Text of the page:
Are Game Developers becoming too ambitious with their games on Next Gen hardware?
It was a cold, miserable day in November, freezing rain was pouring from the sky, cars were sliding off the road and I was sitting outside in a line just before midnight to grab my shiny new Day One Edition Xbox One Console. I had been putting pennies away for this thing for months, and eagerly froze my toes off in order to grab it and start the treacherous drive home.
Looking back, I wish I had waited a little longer.
Why? Not because I don’t enjoy having my console, quite the contrary, I love this thing! The hardware improvements, fancy new features and hefty supply of extra apps have kept me entertain for hours a day, however I’m seeing more and more that Developers are having an incredibly hard time keeping to deadlines and release dates, seemingly like clockwork all of the money I had put down on Pre-orders will now sit idly by for months as more and more games are pushed back.
This isn’t a small list, and includes some pretty major titles. Watch Dogs, Trials Fusion, Dragon Age: Inquisition, Battlefield: Hardline, Evolve, Tom Clancy’s The Division, Batman: Arkham Knight, Quantum Break, Dying Light, The Witcher 3, and Mad Max just to name a few of the major titles that we have waited or still have to wait for. This slew of delays is starting to form a potentially disturbing pattern which could become a new trend in the future of game design.
What I mean by this is that Game Developers new and old seem to be becoming more and more comfortable with encouraging a crowd with a release date, only to have it delayed by anything from weeks, to several months. What’s more is that companies seem all to keen to release uncompleted games to meet their deadlines and then release the full product in a patch or DLC months after the games initial release as can be seen in games such as Trials: Fusion, and more arguably Grand Theft Auto: V, even though Rockstar insists that GTA:O is a seperate, unaffiliated entity separate from it’s narrative counterpart.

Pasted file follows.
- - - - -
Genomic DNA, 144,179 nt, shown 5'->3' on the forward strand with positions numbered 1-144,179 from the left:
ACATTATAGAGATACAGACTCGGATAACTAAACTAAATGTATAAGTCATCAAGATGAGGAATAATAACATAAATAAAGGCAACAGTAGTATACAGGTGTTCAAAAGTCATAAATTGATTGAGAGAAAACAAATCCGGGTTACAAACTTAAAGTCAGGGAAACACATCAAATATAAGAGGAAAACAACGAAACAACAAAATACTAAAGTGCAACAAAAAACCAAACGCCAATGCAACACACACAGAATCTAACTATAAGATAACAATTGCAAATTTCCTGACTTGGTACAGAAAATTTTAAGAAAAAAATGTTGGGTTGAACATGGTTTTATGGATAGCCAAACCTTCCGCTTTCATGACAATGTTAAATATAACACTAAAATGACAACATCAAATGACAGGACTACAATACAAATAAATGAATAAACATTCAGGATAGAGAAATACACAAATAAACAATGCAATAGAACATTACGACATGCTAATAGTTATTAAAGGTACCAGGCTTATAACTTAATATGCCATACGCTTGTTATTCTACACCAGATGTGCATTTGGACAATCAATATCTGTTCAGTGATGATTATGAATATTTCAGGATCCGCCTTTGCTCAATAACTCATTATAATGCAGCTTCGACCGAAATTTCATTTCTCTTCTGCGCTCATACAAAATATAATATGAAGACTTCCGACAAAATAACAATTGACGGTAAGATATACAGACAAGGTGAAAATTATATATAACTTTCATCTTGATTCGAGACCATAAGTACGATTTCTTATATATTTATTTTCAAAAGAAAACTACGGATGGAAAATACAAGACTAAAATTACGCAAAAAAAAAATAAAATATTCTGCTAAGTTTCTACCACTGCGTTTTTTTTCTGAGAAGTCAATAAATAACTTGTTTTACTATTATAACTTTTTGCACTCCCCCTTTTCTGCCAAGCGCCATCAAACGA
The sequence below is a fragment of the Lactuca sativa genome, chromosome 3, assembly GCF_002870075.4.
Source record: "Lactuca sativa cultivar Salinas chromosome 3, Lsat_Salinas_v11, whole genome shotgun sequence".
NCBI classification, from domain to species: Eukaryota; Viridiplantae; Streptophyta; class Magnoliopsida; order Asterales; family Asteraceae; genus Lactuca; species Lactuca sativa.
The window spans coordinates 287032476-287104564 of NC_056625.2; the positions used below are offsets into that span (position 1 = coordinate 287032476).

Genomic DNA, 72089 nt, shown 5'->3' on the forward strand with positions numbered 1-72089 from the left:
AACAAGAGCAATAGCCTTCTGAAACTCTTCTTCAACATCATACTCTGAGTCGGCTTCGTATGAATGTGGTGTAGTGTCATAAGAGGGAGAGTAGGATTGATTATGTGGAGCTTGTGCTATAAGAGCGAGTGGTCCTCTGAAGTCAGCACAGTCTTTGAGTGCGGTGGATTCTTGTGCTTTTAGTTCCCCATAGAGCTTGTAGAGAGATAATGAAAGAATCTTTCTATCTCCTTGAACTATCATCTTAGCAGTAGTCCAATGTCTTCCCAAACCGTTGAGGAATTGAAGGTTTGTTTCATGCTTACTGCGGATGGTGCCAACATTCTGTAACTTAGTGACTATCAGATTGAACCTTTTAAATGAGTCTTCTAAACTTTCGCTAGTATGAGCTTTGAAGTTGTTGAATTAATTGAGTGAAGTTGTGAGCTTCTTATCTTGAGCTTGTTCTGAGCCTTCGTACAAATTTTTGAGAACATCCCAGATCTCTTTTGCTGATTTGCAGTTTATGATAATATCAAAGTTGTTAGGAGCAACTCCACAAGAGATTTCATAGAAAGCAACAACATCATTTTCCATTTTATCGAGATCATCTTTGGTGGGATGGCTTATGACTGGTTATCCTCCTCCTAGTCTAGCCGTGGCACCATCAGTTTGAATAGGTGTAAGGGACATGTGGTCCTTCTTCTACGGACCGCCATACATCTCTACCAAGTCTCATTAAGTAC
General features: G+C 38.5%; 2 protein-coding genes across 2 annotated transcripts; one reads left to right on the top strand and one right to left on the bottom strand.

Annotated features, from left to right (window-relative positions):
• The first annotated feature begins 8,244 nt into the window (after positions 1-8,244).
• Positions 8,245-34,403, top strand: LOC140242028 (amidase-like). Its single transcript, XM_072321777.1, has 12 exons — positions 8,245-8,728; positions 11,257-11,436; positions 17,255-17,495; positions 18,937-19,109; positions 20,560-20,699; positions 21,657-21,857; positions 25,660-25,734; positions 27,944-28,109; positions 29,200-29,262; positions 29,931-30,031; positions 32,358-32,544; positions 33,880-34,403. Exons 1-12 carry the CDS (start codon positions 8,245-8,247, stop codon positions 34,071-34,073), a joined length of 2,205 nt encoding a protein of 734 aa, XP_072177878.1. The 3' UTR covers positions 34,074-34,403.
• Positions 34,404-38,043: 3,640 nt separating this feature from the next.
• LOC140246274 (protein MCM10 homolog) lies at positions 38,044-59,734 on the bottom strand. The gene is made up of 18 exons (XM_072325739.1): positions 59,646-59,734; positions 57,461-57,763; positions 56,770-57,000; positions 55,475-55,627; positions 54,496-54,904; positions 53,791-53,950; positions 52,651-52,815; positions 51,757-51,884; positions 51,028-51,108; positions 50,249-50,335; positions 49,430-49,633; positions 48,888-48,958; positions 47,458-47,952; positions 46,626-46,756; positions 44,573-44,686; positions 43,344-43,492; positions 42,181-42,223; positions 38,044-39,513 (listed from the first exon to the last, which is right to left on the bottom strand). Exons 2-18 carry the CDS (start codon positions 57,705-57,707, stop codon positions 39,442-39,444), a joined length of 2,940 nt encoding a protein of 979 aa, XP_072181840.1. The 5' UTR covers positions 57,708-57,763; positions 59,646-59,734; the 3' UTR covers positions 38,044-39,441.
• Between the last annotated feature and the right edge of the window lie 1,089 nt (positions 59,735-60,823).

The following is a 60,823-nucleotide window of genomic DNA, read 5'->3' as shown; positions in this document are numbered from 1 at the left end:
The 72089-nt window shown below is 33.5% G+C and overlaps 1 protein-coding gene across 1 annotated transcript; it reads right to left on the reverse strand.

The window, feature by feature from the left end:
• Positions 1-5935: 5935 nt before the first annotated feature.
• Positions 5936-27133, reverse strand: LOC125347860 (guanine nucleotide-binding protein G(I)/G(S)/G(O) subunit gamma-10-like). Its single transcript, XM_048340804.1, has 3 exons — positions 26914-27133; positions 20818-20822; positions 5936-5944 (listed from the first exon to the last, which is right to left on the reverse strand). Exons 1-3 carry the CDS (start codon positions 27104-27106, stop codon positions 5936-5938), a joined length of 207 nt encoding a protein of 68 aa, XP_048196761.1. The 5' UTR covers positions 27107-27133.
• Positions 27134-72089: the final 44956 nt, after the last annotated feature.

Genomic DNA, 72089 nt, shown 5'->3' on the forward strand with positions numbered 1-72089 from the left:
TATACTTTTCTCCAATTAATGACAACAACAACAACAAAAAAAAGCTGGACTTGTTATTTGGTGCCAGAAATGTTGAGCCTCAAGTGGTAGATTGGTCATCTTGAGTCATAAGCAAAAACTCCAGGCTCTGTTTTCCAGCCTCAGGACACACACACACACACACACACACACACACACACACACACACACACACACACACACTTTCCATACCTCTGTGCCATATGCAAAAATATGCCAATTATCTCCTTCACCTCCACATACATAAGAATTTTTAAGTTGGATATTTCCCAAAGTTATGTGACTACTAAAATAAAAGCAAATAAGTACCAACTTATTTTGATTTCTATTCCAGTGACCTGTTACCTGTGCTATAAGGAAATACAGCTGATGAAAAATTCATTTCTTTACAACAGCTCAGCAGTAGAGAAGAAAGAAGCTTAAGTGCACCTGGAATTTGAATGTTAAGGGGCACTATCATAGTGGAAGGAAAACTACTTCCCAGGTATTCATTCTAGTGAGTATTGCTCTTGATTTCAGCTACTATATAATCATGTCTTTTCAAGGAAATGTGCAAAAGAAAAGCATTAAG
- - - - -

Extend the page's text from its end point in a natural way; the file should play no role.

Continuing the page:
So what does all of this mean? Well, it could mean a few things or absolutely nothing at all depending on how you look at the situation. Let’s all remember that Next Gen consoles come at almost 10 times the power of the Playstation 3, Xbox 360 or WII that you have sitting in your family room. This means that developers have a whole bunch of new space to work with, allowing them to create massive, expansive and completely intuitive worlds, this also means that you’re going to need more resources and a whole lot more time to create and populate these worlds before they’re ready to ship out to the populace. A persons greatest critic is themselves, so pushing a game back to “Add some polish” may seem like a good idea.
Another, and slightly more grim theory is that companies are getting comfortable with this trend and are doing it more and more due to the lack of action or general acceptance of consumers, who at this point don’t have any other choice but to wait a little bit longer. The resulting uproar can vary based on the silky smooth tale of any crafty PR Teams.
A tad cynical perhaps, but not entirely unbelievable given the current circumstances. I think what’s important to take away from this article is that bringing a AAA title to life takes years of work from hundreds of people across multiple fields of expertise, however given that these games take such long time to make perfect, I believe Game Companies need to compensate with a more realistic release date before announcing one at all. I’d much rather wait that extended period of time, than have the game handed to me only to have it snatched away just before I can wrap my fingers around it.